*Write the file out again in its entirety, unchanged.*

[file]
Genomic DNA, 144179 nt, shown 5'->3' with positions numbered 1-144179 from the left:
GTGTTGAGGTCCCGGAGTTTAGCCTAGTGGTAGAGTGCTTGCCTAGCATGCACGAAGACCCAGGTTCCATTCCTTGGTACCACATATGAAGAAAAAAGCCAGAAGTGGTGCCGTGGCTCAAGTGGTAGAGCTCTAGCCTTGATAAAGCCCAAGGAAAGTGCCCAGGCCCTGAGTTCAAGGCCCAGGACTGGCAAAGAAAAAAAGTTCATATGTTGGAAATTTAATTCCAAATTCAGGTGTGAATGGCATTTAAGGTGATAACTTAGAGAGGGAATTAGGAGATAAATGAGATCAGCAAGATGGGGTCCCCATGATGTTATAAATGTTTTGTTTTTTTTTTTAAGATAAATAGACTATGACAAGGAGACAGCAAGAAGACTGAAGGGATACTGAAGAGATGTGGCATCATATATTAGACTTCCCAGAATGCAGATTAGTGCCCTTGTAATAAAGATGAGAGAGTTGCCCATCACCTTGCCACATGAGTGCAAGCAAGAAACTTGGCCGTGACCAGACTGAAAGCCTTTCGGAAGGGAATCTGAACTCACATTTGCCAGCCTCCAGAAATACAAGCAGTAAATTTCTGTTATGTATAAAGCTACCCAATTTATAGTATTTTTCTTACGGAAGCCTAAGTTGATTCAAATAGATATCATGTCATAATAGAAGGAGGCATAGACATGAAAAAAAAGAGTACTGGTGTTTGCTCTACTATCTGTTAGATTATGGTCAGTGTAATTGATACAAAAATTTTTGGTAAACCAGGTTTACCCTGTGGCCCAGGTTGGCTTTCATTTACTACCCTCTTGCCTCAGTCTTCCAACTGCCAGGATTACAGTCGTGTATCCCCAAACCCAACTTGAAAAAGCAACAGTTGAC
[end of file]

Genomic DNA, 144179 nt, shown 5'->3' with positions numbered 1-144179 from the left:
GTGTTGAGGTCCCGGAGTTTAGCCTAGTGGTAGAGTGCTTGCCTAGCATGCACGAAGACCCAGGTTCCATTCCTTGGTACCACATATGAAGAAAAAAGCCAGAAGTGGTGCCGTGGCTCAAGTGGTAGAGCTCTAGCCTTGATAAAGCCCAAGGAAAGTGCCCAGGCCCTGAGTTCAAGGCCCAGGACTGGCAAAGAAAAAAAGTTCATATGTTGGAAATTTAATTCCAAATTCAGGTGTGAATGGCATTTAAGGTGATAACTTAGAGAGGGAATTAGGAGATAAATGAGATCAGCAAGATGGGGTCCCCATGATGTTATAAATGTTTTGTTTTTTTTTTTAAGATAAATAGACTATGACAAGGAGACAGCAAGAAGACTGAAGGGATACTGAAGAGATGTGGCATCATATATTAGACTTCCCAGAATGCAGATTAGTGCCCTTGTAATAAAGATGAGAGAGTTGCCCATCACCTTGCCACATGAGTGCAAGCAAGAAACTTGGCCGTGACCAGACTGAAAGCCTTTCGGAAGGGAATCTGAACTCACATTTGCCAGCCTCCAGAAATACAAGCAGTAAATTTCTGTTATGTATAAAGCTACCCAATTTATAGTATTTTTCTTACGGAAGCCTAAGTTGATTCAAATAGATATCATGTCATAATAGAAGGAGGCATAGACATGAAAAAAAAGAGTACTGGTGTTTGCTCTACTATCTGTTAGATTATGGTCAGTGTAATTGATACAAAAATTTTTGGTAAACCAGGTTTACCCTGTGGCCCAGGTTGGCTTTCATTTACTACCCTCTTGCCTCAGTCTTCCAACTGCCAGGATTACAGTCGTGTATCCCCAAACCCAACTTGAAAAAGCAACAGTTGAC